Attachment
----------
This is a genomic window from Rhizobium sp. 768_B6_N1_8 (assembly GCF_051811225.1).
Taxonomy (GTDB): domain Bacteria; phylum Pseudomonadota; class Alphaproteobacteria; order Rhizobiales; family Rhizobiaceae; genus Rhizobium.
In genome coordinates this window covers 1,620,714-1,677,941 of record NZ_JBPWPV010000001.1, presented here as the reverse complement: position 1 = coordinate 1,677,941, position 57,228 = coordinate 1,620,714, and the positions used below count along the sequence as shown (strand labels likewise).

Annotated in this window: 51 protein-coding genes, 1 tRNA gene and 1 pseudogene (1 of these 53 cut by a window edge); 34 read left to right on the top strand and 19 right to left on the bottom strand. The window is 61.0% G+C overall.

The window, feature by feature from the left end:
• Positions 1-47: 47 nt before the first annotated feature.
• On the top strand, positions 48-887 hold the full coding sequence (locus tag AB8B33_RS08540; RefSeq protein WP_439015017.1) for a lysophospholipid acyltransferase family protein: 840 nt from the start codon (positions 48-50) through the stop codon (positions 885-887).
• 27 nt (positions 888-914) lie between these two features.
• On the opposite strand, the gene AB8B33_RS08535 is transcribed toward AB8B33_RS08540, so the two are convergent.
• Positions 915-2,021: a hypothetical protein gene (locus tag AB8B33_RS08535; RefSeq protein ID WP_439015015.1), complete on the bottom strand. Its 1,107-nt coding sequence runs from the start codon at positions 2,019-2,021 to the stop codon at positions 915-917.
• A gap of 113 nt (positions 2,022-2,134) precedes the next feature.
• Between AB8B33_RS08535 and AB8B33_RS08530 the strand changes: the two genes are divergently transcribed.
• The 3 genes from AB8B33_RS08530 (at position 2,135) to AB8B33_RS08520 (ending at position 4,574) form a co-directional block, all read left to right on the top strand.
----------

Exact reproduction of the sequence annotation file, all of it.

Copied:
This is a genomic window from Rhizobium sp. 768_B6_N1_8 (assembly GCF_051811225.1).
Taxonomy (GTDB): domain Bacteria; phylum Pseudomonadota; class Alphaproteobacteria; order Rhizobiales; family Rhizobiaceae; genus Rhizobium.
In genome coordinates this window covers 1,620,714-1,677,941 of record NZ_JBPWPV010000001.1, presented here as the reverse complement: position 1 = coordinate 1,677,941, position 57,228 = coordinate 1,620,714, and the positions used below count along the sequence as shown (strand labels likewise).

Annotated in this window: 51 protein-coding genes, 1 tRNA gene and 1 pseudogene (1 of these 53 cut by a window edge); 34 read left to right on the top strand and 19 right to left on the bottom strand. The window is 61.0% G+C overall.

The window, feature by feature from the left end:
• Positions 1-47: 47 nt before the first annotated feature.
• On the top strand, positions 48-887 hold the full coding sequence (locus tag AB8B33_RS08540; RefSeq protein WP_439015017.1) for a lysophospholipid acyltransferase family protein: 840 nt from the start codon (positions 48-50) through the stop codon (positions 885-887).
• 27 nt (positions 888-914) lie between these two features.
• On the opposite strand, the gene AB8B33_RS08535 is transcribed toward AB8B33_RS08540, so the two are convergent.
• Positions 915-2,021: a hypothetical protein gene (locus tag AB8B33_RS08535; RefSeq protein ID WP_439015015.1), complete on the bottom strand. Its 1,107-nt coding sequence runs from the start codon at positions 2,019-2,021 to the stop codon at positions 915-917.
• A gap of 113 nt (positions 2,022-2,134) precedes the next feature.
• Between AB8B33_RS08535 and AB8B33_RS08530 the strand changes: the two genes are divergently transcribed.
• The 3 genes from AB8B33_RS08530 (at position 2,135) to AB8B33_RS08520 (ending at position 4,574) form a co-directional block, all read left to right on the top strand.